NCSRCC Priorities

NCSRCC Priorities

Workplace Safety 

Safety is an essential piece to construction, protecting workers and employers alike. Worker safety is a priority for the UBC and North Central States. Through training and certifications, and the Regional Council’s dedication to end worker exploitation, carpenters have been increasing and maintaining jobsite safety since the very beginning.

Higher Wages

Because of our strength in numbers and ability to participate in collective bargaining, Union construction workers earn, on average, 60 percent more than nonunion workers doing the same kinds of jobs, according to the federal government.

What does that mean in real dollars? Union construction workers earn an average of $376 more each week than nonunion construction workers. That’s $9.40 more an hour. To put it another way, the typical nonunion construction worker must be on the clock almost 13 hours a day to earn what the typical union construction worker earns in 8 hours.

Better Benefits

In addition to higher wages, union workers typically have more benefits and typically pay less out of pocket for those benefits. In our region, most members have family health insurance, prescription drug coverage, dental insurance, vision coverage, a pension, disability pay, a death benefit and a savings plan.

Tax Fraud

Tax fraud drains tax revenues and hurts honest employers every year. The UBC and North Central States are dedicated to shutting down this destructive criminal activity, regaining lost tax revenue, and protecting honest employers and taxpayers. To learn more about construction industry tax fraud, its impact on UBC members, and to find additional resources related to tax fraud, visit:


political action

The Carpenters mobilize to help all workers gain jobs that are fair, safe and respected. We continue to expose developers and contractors who exploit workers, cheat our communities, and drag down the standard of living for all of us.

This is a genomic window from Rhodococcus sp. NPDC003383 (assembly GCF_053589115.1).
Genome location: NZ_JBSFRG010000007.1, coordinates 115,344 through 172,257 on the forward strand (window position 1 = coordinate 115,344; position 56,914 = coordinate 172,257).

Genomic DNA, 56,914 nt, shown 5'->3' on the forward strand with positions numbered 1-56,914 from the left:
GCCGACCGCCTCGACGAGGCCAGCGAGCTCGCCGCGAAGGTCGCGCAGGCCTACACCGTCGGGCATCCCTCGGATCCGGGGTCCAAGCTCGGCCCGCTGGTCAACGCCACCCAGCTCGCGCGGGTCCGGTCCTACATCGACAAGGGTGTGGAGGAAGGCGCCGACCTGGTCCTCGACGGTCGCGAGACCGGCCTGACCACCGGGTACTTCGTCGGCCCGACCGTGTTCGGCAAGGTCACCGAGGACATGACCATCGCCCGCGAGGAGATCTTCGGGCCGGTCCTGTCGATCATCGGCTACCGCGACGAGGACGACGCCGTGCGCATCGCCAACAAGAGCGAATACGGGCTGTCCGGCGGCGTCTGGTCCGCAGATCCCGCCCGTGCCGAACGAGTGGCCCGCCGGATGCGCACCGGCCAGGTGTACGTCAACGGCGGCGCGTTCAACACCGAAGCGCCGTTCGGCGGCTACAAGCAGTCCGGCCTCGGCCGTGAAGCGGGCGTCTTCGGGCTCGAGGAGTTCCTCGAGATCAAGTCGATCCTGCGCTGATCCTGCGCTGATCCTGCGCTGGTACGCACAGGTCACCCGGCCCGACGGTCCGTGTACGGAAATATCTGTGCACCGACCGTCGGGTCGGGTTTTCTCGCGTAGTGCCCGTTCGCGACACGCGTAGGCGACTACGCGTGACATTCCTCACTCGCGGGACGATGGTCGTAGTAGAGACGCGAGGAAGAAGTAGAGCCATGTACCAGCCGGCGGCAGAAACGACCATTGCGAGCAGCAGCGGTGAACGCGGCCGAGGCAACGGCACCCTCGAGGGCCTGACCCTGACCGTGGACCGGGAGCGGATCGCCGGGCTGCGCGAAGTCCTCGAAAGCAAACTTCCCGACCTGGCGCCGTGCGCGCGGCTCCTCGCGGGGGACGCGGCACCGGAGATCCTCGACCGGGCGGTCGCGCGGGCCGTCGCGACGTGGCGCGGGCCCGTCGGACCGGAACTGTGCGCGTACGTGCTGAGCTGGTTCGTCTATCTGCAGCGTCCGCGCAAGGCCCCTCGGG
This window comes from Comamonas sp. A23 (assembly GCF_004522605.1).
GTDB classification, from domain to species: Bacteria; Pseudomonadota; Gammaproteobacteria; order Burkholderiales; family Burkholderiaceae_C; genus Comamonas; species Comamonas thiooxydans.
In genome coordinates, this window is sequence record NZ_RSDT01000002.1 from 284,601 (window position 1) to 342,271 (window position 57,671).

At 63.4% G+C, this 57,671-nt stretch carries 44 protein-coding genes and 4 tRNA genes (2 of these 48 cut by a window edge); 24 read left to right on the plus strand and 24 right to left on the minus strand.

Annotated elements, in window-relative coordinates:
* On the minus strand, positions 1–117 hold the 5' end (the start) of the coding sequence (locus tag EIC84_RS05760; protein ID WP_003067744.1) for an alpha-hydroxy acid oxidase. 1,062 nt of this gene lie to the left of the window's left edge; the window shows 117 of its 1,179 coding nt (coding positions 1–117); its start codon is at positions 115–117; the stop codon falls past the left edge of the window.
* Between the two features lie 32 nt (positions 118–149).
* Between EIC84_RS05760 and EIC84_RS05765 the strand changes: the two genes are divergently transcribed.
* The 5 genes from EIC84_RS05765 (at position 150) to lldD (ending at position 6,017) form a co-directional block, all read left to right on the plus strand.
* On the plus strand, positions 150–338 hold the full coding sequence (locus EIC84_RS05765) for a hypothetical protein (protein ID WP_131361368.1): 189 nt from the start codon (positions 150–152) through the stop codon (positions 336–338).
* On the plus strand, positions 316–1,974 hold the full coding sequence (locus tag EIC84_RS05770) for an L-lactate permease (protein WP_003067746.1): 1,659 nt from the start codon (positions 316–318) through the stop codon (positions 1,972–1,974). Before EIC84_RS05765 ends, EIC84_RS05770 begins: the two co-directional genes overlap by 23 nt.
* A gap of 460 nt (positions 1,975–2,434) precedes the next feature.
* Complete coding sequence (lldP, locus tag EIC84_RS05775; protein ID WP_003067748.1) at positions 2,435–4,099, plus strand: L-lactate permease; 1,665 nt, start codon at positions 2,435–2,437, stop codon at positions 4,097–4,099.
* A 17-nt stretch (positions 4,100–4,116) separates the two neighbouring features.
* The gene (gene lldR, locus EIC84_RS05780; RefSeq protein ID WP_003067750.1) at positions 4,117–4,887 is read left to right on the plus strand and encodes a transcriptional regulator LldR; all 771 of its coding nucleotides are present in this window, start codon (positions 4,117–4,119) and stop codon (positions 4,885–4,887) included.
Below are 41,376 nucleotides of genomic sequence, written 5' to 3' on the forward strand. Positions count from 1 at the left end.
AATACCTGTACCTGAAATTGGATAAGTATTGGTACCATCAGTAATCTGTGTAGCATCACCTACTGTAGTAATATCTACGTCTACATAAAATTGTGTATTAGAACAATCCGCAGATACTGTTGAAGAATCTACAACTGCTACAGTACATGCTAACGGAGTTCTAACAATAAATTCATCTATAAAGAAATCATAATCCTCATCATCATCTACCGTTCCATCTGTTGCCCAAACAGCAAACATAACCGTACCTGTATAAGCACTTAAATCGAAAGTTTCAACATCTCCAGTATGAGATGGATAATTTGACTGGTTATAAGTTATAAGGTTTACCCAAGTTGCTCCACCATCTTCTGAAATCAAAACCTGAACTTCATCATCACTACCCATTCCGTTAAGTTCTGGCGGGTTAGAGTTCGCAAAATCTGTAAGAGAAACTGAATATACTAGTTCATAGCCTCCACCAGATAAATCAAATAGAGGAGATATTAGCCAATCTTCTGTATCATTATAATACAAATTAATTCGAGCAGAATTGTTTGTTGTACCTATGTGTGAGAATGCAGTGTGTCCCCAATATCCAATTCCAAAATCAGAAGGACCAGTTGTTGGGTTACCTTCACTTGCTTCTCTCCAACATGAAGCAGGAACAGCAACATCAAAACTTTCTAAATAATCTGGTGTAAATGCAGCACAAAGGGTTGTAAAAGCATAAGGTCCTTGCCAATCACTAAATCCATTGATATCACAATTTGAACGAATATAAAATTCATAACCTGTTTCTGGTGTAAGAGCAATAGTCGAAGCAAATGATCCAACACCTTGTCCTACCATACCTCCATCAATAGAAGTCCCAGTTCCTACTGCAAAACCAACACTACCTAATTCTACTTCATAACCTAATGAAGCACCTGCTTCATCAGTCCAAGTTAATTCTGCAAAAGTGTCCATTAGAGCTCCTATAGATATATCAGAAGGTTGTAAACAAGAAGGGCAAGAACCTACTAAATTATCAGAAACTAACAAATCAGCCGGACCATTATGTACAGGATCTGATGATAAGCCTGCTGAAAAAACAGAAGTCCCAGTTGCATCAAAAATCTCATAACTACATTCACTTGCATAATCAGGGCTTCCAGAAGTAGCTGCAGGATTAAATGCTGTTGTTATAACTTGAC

Learn More

Right to Work vs Prevailing Wage

Prevailing Wage

Prevailing Wage is how federal, state and local government agencies determine the “area standard” for wages and benefits on public construction. As a union construction worker, it is vital that you understand how Prevailing Wage laws are important to your livelihood.

Prevailing Wage laws mean that, on taxpayer-financed construction projects, the government agency matches the wages that workers already earn in the marketplace.

Prevailing Wage helps taxpayers get the best results for their money by ensuring the job is done right the first time. It helps taxpayers hold government agencies and contractors accountable because it requires contractors to meet community standards.

Prevailing Wage laws mean taxpayer money won’t subsidize cut-rate contractors. They ensure that public construction projects won’t undercut local workers and destabilize the local construction industry.

Prevailing Wage has a long history of bipartisan support. Nonetheless, anti-union politicians and business groups are constantly trying to undermine the federal Davis-Bacon Act and local Prevailing Wage laws.

Learn more about Prevailing Wage so you can separate the fact from the myth.

Right to Work

So-called “Right to Work” (RTW) laws prohibit employers and unions from negotiating agreements that make union membership and payment of dues or fees a condition of employment. RTW laws mean lower wages, fewer benefits and fewer protections for all workers.

Under RTW, no workers would be required to pay union dues, but the union would still be required to represent non-payers at its own expense. RTW laws place an unfair financial obligation on workers by requiring them to pay for the representation of those who opt out of paying their fair share. Ultimately, this leaves unions with fewer resources to negotiate fair contracts, workplace safety, health benefits and more.

RTW laws focus on corporate interests, rather than the interests of the working class. In our Council, Iowa, Nebraska, North Dakota, South Dakota and Wisconsin are already RTW states. Let’s make sure Minnesota doesn’t follow that same path.

Learn more about Right to Work — Unfair, Unsafe, Unnecessary